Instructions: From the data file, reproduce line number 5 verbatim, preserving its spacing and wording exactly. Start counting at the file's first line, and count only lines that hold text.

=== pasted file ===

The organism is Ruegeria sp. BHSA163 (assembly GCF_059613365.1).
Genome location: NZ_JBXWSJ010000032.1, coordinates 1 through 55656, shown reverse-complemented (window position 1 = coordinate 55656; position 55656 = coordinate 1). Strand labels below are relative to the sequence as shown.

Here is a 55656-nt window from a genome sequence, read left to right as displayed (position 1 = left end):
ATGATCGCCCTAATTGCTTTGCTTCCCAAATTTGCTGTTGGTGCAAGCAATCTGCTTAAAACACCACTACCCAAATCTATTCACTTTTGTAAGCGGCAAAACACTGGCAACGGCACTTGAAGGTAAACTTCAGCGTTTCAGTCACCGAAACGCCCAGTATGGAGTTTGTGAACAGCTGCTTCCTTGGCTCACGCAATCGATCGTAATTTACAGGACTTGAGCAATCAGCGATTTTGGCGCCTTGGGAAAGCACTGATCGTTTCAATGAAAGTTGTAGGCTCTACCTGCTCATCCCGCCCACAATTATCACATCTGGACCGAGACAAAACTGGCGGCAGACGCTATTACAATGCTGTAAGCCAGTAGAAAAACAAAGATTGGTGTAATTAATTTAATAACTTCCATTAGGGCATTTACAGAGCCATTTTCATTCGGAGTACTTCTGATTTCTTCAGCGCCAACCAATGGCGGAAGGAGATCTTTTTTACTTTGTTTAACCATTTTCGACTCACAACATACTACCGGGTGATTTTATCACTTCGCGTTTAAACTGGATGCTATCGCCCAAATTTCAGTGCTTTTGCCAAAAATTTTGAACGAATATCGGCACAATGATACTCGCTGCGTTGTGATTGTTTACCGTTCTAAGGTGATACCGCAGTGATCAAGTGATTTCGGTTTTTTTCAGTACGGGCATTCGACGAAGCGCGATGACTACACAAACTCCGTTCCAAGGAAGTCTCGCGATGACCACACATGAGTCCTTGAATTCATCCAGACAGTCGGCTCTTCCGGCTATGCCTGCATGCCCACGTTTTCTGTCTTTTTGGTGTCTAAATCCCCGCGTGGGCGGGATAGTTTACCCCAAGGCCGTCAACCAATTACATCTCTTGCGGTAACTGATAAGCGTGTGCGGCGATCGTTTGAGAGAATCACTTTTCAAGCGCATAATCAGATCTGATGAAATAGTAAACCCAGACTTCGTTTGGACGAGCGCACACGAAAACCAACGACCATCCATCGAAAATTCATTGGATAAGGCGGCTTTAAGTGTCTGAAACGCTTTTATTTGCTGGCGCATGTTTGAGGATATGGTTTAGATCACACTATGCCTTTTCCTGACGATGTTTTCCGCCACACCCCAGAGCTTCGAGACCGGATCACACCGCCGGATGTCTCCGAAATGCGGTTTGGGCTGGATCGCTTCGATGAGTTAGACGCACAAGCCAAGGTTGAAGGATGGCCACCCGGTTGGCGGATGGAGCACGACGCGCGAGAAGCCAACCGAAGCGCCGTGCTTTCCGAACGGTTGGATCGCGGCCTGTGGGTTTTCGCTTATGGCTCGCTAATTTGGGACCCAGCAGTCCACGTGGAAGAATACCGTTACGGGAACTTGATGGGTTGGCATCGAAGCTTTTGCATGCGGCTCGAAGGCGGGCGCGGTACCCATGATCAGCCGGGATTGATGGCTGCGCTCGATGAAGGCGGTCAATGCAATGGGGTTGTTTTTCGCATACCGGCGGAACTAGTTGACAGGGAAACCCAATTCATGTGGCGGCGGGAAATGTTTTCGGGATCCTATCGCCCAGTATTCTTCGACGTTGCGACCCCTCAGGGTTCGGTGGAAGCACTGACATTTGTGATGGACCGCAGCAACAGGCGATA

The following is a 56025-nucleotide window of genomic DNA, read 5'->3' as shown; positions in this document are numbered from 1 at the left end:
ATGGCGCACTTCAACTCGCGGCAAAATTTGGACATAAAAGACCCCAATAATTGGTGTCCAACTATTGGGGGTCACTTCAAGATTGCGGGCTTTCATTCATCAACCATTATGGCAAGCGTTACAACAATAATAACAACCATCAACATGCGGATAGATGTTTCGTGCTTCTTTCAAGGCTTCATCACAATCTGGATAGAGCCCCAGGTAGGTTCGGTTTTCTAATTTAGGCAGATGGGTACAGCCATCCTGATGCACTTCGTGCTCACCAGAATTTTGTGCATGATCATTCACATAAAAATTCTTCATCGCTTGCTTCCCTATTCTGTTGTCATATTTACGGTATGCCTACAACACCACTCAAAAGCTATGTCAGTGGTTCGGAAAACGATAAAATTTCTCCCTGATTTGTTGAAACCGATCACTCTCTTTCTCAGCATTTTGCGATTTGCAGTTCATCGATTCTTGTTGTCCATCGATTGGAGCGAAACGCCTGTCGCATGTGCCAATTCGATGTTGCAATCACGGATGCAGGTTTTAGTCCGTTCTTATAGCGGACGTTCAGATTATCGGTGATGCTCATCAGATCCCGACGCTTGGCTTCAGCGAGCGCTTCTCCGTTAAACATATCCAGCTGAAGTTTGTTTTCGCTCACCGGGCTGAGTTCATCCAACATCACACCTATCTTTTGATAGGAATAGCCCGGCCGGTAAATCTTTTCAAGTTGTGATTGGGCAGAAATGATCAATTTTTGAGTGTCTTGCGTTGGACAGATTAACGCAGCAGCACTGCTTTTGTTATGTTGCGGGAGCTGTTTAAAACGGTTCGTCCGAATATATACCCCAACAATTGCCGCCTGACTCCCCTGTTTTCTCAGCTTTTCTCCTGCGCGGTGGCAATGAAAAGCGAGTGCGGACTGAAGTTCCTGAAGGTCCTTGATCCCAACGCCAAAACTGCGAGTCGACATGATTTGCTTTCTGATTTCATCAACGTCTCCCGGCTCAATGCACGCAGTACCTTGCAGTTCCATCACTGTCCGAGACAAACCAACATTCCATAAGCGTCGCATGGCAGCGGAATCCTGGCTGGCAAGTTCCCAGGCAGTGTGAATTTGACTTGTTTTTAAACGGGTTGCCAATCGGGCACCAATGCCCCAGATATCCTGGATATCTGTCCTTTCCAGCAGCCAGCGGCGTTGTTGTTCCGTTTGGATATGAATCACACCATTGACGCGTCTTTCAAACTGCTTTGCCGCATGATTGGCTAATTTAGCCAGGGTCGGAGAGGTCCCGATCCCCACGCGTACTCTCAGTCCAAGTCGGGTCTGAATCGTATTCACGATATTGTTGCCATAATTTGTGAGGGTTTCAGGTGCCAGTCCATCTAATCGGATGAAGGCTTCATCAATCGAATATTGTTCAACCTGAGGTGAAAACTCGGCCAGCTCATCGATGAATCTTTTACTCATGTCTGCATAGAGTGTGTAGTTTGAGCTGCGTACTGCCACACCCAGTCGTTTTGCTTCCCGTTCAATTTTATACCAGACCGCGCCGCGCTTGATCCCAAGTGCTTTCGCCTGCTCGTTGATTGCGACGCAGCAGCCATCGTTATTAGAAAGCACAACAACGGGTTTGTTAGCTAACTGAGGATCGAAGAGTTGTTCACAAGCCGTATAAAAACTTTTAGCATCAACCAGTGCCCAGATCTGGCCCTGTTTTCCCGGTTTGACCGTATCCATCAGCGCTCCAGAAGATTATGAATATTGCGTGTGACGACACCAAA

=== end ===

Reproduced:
The following is a 56025-nucleotide window of genomic DNA, read 5'->3' as shown; positions in this document are numbered from 1 at the left end: